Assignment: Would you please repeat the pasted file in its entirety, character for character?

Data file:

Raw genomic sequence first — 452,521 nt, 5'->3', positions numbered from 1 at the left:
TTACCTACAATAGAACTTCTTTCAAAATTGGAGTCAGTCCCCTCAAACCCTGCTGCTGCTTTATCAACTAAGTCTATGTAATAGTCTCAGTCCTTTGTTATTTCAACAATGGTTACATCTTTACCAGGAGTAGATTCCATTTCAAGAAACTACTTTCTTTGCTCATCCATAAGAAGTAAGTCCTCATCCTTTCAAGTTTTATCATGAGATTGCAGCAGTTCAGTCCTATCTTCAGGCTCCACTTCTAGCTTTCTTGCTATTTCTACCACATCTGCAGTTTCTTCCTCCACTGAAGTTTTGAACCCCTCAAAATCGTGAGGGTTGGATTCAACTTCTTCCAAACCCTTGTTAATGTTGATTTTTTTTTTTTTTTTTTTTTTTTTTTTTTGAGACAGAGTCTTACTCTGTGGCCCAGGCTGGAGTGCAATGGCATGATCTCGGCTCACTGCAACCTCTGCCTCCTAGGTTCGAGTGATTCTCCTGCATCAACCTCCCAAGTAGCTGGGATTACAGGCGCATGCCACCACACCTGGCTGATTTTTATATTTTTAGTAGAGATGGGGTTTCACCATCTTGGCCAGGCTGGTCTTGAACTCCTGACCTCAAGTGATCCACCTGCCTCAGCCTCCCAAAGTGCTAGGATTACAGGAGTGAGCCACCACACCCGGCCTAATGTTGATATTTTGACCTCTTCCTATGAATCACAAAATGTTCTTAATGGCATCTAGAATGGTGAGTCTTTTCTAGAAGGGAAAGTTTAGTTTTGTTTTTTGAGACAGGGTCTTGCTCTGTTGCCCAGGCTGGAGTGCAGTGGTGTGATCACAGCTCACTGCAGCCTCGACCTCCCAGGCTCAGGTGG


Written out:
Raw genomic sequence first — 452,521 nt, 5'->3', positions numbered from 1 at the left:
TTACCTACAATAGAACTTCTTTCAAAATTGGAGTCAGTCCCCTCAAACCCTGCTGCTGCTTTATCAACTAAGTCTATGTAATAGTCTCAGTCCTTTGTTATTTCAACAATGGTTACATCTTTACCAGGAGTAGATTCCATTTCAAGAAACTACTTTCTTTGCTCATCCATAAGAAGTAAGTCCTCATCCTTTCAAGTTTTATCATGAGATTGCAGCAGTTCAGTCCTATCTTCAGGCTCCACTTCTAGCTTTCTTGCTATTTCTACCACATCTGCAGTTTCTTCCTCCACTGAAGTTTTGAACCCCTCAAAATCGTGAGGGTTGGATTCAACTTCTTCCAAACCCTTGTTAATGTTGATTTTTTTTTTTTTTTTTTTTTTTTTTTTTTGAGACAGAGTCTTACTCTGTGGCCCAGGCTGGAGTGCAATGGCATGATCTCGGCTCACTGCAACCTCTGCCTCCTAGGTTCGAGTGATTCTCCTGCATCAACCTCCCAAGTAGCTGGGATTACAGGCGCATGCCACCACACCTGGCTGATTTTTATATTTTTAGTAGAGATGGGGTTTCACCATCTTGGCCAGGCTGGTCTTGAACTCCTGACCTCAAGTGATCCACCTGCCTCAGCCTCCCAAAGTGCTAGGATTACAGGAGTGAGCCACCACACCCGGCCTAATGTTGATATTTTGACCTCTTCCTATGAATCACAAAATGTTCTTAATGGCATCTAGAATGGTGAGTCTTTTCTAGAAGGGAAAGTTTAGTTTTGTTTTTTGAGACAGGGTCTTGCTCTGTTGCCCAGGCTGGAGTGCAGTGGTGTGATCACAGCTCACTGCAGCCTCGACCTCCCAGGCTCAGGTGG